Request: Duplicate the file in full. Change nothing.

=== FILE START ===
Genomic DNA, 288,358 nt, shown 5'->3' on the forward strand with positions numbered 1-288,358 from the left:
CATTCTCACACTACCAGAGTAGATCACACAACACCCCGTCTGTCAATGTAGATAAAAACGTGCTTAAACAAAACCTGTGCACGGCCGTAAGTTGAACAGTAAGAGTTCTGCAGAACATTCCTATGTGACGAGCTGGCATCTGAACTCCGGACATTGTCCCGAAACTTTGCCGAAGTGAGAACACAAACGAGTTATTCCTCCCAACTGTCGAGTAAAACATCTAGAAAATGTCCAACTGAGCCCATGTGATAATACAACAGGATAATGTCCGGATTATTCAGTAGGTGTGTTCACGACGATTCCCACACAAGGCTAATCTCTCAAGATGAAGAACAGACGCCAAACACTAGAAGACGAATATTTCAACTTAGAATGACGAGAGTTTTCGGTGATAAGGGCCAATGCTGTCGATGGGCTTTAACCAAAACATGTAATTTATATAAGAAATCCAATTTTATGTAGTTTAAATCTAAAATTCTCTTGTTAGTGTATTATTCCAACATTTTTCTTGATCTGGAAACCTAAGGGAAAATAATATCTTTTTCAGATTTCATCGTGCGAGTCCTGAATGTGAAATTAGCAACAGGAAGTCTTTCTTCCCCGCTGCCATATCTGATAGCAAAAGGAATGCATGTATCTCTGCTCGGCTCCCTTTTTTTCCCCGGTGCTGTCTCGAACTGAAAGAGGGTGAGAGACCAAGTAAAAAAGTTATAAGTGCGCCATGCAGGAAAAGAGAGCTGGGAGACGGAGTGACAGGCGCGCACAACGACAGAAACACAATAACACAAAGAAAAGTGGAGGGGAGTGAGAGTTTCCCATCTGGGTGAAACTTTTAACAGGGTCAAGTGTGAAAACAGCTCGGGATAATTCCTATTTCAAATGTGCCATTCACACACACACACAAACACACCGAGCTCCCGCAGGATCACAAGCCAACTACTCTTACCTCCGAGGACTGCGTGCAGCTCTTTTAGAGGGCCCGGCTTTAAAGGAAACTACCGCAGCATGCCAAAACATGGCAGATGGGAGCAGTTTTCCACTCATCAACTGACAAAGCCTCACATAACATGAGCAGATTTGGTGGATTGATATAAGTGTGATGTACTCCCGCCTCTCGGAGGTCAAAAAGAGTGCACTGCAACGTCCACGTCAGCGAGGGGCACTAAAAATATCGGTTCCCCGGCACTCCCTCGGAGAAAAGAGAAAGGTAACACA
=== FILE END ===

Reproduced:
Genomic DNA, 288,358 nt, shown 5'->3' on the forward strand with positions numbered 1-288,358 from the left:
CATTCTCACACTACCAGAGTAGATCACACAACACCCCGTCTGTCAATGTAGATAAAAACGTGCTTAAACAAAACCTGTGCACGGCCGTAAGTTGAACAGTAAGAGTTCTGCAGAACATTCCTATGTGACGAGCTGGCATCTGAACTCCGGACATTGTCCCGAAACTTTGCCGAAGTGAGAACACAAACGAGTTATTCCTCCCAACTGTCGAGTAAAACATCTAGAAAATGTCCAACTGAGCCCATGTGATAATACAACAGGATAATGTCCGGATTATTCAGTAGGTGTGTTCACGACGATTCCCACACAAGGCTAATCTCTCAAGATGAAGAACAGACGCCAAACACTAGAAGACGAATATTTCAACTTAGAATGACGAGAGTTTTCGGTGATAAGGGCCAATGCTGTCGATGGGCTTTAACCAAAACATGTAATTTATATAAGAAATCCAATTTTATGTAGTTTAAATCTAAAATTCTCTTGTTAGTGTATTATTCCAACATTTTTCTTGATCTGGAAACCTAAGGGAAAATAATATCTTTTTCAGATTTCATCGTGCGAGTCCTGAATGTGAAATTAGCAACAGGAAGTCTTTCTTCCCCGCTGCCATATCTGATAGCAAAAGGAATGCATGTATCTCTGCTCGGCTCCCTTTTTTTCCCCGGTGCTGTCTCGAACTGAAAGAGGGTGAGAGACCAAGTAAAAAAGTTATAAGTGCGCCATGCAGGAAAAGAGAGCTGGGAGACGGAGTGACAGGCGCGCACAACGACAGAAACACAATAACACAAAGAAAAGTGGAGGGGAGTGAGAGTTTCCCATCTGGGTGAAACTTTTAACAGGGTCAAGTGTGAAAACAGCTCGGGATAATTCCTATTTCAAATGTGCCATTCACACACACACACAAACACACCGAGCTCCCGCAGGATCACAAGCCAACTACTCTTACCTCCGAGGACTGCGTGCAGCTCTTTTAGAGGGCCCGGCTTTAAAGGAAACTACCGCAGCATGCCAAAACATGGCAGATGGGAGCAGTTTTCCACTCATCAACTGACAAAGCCTCACATAACATGAGCAGATTTGGTGGATTGATATAAGTGTGATGTACTCCCGCCTCTCGGAGGTCAAAAAGAGTGCACTGCAACGTCCACGTCAGCGAGGGGCACTAAAAATATCGGTTCCCCGGCACTCCCTCGGAGAAAAGAGAAAGGTAACACA